As if 2020 hasn’t been hard enough, scammers are making life a little more complex, as Christmas scams heat up.
By now, you’re probably all too aware that scammers are out for your money, and like us, you’re probably not a fan. Everyone needs something to do, but scammers need to find something else: ripping off people is not a legitimate form of work, so we all need to do our part to prevent them from taking us for a ride.
Unfortunately, with only a few days until Christmas, some of them are doing just that, as scammers increase the attacks, turning up the intensity and targeting anyone and everyone with fake gift cards, fraudulent online stores, and clearly dishonest shipping notifications meant to get you to hand over details, losing time and money in the process.
The holiday and Christmas scams we’re seeing in 2020 aren’t dramatically different from others we’ve seen throughout the year, but with the final month winding down and eyes on gifts and packages coming in through couriers and the post, it means your guard may be down, and that’s the perfect time for scammers to strike. That means it’s important to remain on guard and vigilant against any possible scams coming in, and if you’re unsure, to question what you’re seeing.
Scammers do evolve, but the scams often have telltale signs, such as poor spelling and grammar, plus a link that may not make sense. While some links can be unmasked, such as the Bitly links, they don’t all do that, and cybercriminals can be particularly handy depending on how they word a message.
Shipping scams speed up
Some of those scams included the vaunted shipping scam, of which see a particular abundance during holiday seasons, partially because many of us are eyeing the post box and front door waiting for that next gift to throw under the tree.
That gives scammers a way in, and means an odd link sent to you could just convince you to click and start to fall for their nonsense before your wits get the better of you.
“After reports of just how much pressure our shipping and postal systems are under this Christmas, Aussies are warier than ever that their online orders won’t arrive in time for the big day,” said Alex Merton-McCann, Cybermum for McAfee in Australia.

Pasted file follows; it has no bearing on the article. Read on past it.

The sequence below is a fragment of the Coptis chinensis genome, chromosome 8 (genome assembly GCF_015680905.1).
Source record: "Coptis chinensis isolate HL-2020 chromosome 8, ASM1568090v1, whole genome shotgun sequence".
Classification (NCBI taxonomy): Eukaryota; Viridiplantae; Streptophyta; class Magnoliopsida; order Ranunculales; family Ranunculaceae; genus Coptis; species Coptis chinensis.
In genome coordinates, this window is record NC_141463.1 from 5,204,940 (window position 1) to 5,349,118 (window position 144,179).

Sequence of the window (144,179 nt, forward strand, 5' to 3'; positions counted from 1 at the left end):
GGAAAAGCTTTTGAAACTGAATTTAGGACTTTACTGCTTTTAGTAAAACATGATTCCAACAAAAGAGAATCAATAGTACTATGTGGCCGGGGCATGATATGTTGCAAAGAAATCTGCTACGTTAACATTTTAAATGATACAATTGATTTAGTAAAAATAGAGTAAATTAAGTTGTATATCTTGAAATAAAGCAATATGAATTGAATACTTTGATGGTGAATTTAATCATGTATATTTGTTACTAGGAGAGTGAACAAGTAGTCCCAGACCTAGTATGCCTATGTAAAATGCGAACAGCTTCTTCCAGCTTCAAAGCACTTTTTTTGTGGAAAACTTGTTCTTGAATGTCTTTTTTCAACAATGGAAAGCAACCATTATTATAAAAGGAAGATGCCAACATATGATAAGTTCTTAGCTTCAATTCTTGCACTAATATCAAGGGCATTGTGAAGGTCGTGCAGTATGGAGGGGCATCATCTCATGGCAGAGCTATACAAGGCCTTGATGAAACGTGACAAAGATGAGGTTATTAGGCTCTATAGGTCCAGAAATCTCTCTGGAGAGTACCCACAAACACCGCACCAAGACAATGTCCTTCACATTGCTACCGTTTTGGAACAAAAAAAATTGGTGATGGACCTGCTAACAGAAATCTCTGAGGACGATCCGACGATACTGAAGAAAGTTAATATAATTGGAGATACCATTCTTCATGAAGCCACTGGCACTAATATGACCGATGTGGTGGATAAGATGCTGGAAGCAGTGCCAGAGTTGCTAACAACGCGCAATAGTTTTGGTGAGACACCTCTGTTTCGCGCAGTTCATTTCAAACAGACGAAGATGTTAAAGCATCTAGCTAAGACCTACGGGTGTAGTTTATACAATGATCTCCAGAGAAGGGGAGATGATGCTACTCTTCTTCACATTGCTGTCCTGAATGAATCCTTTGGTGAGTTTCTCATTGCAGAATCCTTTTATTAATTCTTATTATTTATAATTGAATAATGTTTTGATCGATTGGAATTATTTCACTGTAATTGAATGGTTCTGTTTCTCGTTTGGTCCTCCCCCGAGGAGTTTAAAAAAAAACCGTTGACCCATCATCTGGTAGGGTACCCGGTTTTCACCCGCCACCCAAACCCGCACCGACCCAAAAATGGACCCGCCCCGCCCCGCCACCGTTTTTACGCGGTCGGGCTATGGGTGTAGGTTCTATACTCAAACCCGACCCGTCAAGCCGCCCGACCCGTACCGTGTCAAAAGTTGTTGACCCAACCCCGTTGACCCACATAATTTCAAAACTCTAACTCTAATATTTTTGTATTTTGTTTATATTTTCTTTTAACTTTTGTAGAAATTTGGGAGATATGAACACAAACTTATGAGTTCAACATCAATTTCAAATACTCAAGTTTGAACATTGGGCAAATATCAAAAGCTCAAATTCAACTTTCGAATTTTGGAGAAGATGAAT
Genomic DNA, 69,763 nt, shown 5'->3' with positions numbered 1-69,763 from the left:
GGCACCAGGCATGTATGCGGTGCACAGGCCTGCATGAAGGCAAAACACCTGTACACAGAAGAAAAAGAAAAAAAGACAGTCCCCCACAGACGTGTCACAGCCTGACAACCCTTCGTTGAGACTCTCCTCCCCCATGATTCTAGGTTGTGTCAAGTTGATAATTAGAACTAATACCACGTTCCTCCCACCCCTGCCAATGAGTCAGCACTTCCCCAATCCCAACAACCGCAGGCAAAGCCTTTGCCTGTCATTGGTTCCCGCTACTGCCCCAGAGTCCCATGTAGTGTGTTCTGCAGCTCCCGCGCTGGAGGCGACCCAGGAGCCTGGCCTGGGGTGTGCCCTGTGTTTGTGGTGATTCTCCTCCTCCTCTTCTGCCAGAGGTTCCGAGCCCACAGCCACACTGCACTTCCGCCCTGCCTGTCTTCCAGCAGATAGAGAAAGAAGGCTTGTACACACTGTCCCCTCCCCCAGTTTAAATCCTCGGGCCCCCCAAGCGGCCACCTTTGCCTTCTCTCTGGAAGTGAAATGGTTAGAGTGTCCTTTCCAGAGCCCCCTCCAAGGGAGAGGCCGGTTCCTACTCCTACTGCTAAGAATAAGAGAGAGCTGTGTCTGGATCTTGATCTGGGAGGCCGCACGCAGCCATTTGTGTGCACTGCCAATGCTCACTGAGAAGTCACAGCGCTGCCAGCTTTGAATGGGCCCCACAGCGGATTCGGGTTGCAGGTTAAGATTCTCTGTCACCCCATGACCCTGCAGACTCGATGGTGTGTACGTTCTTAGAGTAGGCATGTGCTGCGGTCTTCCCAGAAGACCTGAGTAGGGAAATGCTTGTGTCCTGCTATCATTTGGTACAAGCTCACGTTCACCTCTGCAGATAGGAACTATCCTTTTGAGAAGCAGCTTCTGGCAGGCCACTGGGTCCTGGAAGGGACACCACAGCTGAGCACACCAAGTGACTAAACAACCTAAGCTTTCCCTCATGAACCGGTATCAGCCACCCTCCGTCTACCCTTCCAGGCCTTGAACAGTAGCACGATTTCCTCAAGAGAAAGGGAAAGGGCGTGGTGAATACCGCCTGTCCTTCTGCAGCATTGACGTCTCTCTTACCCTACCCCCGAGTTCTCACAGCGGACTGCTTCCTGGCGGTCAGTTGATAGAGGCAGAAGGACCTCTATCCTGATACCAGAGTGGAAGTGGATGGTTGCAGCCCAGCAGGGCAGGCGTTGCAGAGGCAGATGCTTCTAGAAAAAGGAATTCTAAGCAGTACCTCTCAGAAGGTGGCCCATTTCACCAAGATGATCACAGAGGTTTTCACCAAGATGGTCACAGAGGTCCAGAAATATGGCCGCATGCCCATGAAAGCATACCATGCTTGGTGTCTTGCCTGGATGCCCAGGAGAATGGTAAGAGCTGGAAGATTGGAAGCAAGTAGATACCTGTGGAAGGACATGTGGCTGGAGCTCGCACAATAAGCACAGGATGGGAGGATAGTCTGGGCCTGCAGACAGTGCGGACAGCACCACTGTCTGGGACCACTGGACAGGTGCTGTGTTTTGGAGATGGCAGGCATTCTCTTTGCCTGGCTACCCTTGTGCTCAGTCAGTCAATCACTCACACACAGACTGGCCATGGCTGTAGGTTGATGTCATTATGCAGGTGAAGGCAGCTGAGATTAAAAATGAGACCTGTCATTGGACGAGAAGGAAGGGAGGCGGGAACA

“We have seen scammers capitalise on this in the past by posing as reputable delivery services and sending phishing texts or emails that require consumers to pay a non-existent fee for their package to be delivered,” she told Pickr.
We’ve seen a few come in ourselves, and while scammers are getting better — even going so far as to fake the sending number with a company name, something that isn’t ridiculously hard — the grammar can still be lazy enough to raise a red flag.
As with any message you may not have been expecting, question it, and if you’re unsure, check the store you might have ordered something from, looking for the legitimate tracking details, rather than trusting a message from out of the blue outright.
Gift card scams are a big deal, but not for your wallet
One of the easiest holiday gift items is a big deal for scammers, because they can convince you to part ways with money and be left holding a card worth literally nothing.
Yes, gift cards can seem like a great gift, but only if you grab them from a legitimate source. Without that legitimacy, you’re essentially throwing your gift money into Dire Straits, with money for nothing.
“McAfee’s recent survey showed a fifth of Aussies plan to receive or purchase more online gift cards this year, but a quarter of Aussies automatically assume gift card links are safe and don’t always take the necessary steps to ensure legitimacy,” said McCann.
“This makes it all too easy for cybercriminals to get in on the action, offering bogus, valueless or already used gift cards online.”
The easy tip here is similar to buying tickets for an entertainment event: don’t buy from a scalper, digital or otherwise. If you are planning on buying a digital gift card, make sure you get one from a proper source, otherwise you could be left without value, and no recourse.
There are so many more scams
There are just so many other scams happening around this time, from romance scams to charity scams to scams that offer puppies to people looking for a new pet. We’re even seeing scams related coronavirus vaccines, with the misinformation gradually building up online, leading to links that intend to remove money from your life, or even steal and damage your identity. There’s just so much happening, that it can all be dizzying.
“The good news is that most scammers’ plans can be foiled by simply taking a few extra minutes to ensure any links or messages you receive are the real deal,” McCann told Pickr this week.
“Check whether the URL or sender’s email address or phone number look legitimate, scan the message for any spelling errors, or go directly to the source company’s website or customer service contact centre,” she said.
“You will very quickly be able to tell whether the correspondence is trustworthy or not.”
As always, you’ll want to pay particular attention to any message you get, because scammers are hoping you’ll click without thinking. Messages that come out of the blue from numbers or names you don’t know are typically the ones you should be checking, but it doesn’t take much effort to apply a bit of scrutiny to everything, just to make sure you’re not being conned.
“Trust your gut,” said McCann. “If a deal looks too good to be true or something about the website, email or text you’re looking at seems fishy, you’re probably right!”